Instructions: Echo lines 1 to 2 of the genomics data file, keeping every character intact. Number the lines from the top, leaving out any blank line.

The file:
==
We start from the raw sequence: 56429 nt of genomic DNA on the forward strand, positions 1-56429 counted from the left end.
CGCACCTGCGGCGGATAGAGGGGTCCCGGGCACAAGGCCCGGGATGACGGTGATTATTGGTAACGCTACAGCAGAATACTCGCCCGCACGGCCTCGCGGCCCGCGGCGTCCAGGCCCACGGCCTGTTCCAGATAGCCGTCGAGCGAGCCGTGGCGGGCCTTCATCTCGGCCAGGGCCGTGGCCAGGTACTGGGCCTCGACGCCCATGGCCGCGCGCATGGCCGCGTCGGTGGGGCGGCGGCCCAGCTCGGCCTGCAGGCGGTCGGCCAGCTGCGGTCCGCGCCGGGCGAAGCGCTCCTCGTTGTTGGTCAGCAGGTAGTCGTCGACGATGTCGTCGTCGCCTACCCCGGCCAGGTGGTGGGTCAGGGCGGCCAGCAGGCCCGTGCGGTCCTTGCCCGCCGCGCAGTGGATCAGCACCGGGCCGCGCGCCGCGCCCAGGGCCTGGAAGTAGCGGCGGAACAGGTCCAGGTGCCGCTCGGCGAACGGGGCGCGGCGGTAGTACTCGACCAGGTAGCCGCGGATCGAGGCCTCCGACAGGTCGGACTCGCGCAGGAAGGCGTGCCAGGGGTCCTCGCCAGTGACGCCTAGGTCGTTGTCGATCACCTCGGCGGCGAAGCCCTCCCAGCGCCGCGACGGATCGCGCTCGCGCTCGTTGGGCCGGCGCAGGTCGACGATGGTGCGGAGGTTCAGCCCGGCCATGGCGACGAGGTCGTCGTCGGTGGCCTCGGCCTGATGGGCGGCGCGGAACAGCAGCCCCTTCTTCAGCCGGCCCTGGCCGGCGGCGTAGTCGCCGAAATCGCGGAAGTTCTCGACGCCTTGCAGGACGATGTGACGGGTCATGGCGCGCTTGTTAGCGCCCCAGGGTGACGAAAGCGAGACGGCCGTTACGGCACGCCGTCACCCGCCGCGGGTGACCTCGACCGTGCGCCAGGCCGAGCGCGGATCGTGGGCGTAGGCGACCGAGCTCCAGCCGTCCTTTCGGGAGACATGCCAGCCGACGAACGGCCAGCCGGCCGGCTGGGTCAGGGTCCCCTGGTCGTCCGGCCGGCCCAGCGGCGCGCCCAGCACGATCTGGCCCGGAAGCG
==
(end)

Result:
We start from the raw sequence: 56429 nt of genomic DNA on the forward strand, positions 1-56429 counted from the left end.
CGCACCTGCGGCGGATAGAGGGGTCCCGGGCACAAGGCCCGGGATGACGGTGATTATTGGTAACGCTACAGCAGAATACTCGCCCGCACGGCCTCGCGGCCCGCGGCGTCCAGGCCCACGGCCTGTTCCAGATAGCCGTCGAGCGAGCCGTGGCGGGCCTTCATCTCGGCCAGGGCCGTGGCCAGGTACTGGGCCTCGACGCCCATGGCCGCGCGCATGGCCGCGTCGGTGGGGCGGCGGCCCAGCTCGGCCTGCAGGCGGTCGGCCAGCTGCGGTCCGCGCCGGGCGAAGCGCTCCTCGTTGTTGGTCAGCAGGTAGTCGTCGACGATGTCGTCGTCGCCTACCCCGGCCAGGTGGTGGGTCAGGGCGGCCAGCAGGCCCGTGCGGTCCTTGCCCGCCGCGCAGTGGATCAGCACCGGGCCGCGCGCCGCGCCCAGGGCCTGGAAGTAGCGGCGGAACAGGTCCAGGTGCCGCTCGGCGAACGGGGCGCGGCGGTAGTACTCGACCAGGTAGCCGCGGATCGAGGCCTCCGACAGGTCGGACTCGCGCAGGAAGGCGTGCCAGGGGTCCTCGCCAGTGACGCCTAGGTCGTTGTCGATCACCTCGGCGGCGAAGCCCTCCCAGCGCCGCGACGGATCGCGCTCGCGCTCGTTGGGCCGGCGCAGGTCGACGATGGTGCGGAGGTTCAGCCCGGCCATGGCGACGAGGTCGTCGTCGGTGGCCTCGGCCTGATGGGCGGCGCGGAACAGCAGCCCCTTCTTCAGCCGGCCCTGGCCGGCGGCGTAGTCGCCGAAATCGCGGAAGTTCTCGACGCCTTGCAGGACGATGTGACGGGTCATGGCGCGCTTGTTAGCGCCCCAGGGTGACGAAAGCGAGACGGCCGTTACGGCACGCCGTCACCCGCCGCGGGTGACCTCGACCGTGCGCCAGGCCGAGCGCGGATCGTGGGCGTAGGCGACCGAGCTCCAGCCGTCCTTTCGGGAGACATGCCAGCCGACGAACGGCCAGCCGGCCGGCTGGGTCAGGGTCCCCTGGTCGTCCGGCCGGCCCAGCGGCGCGCCCAGCACGATCTGGCCCGGAAGCG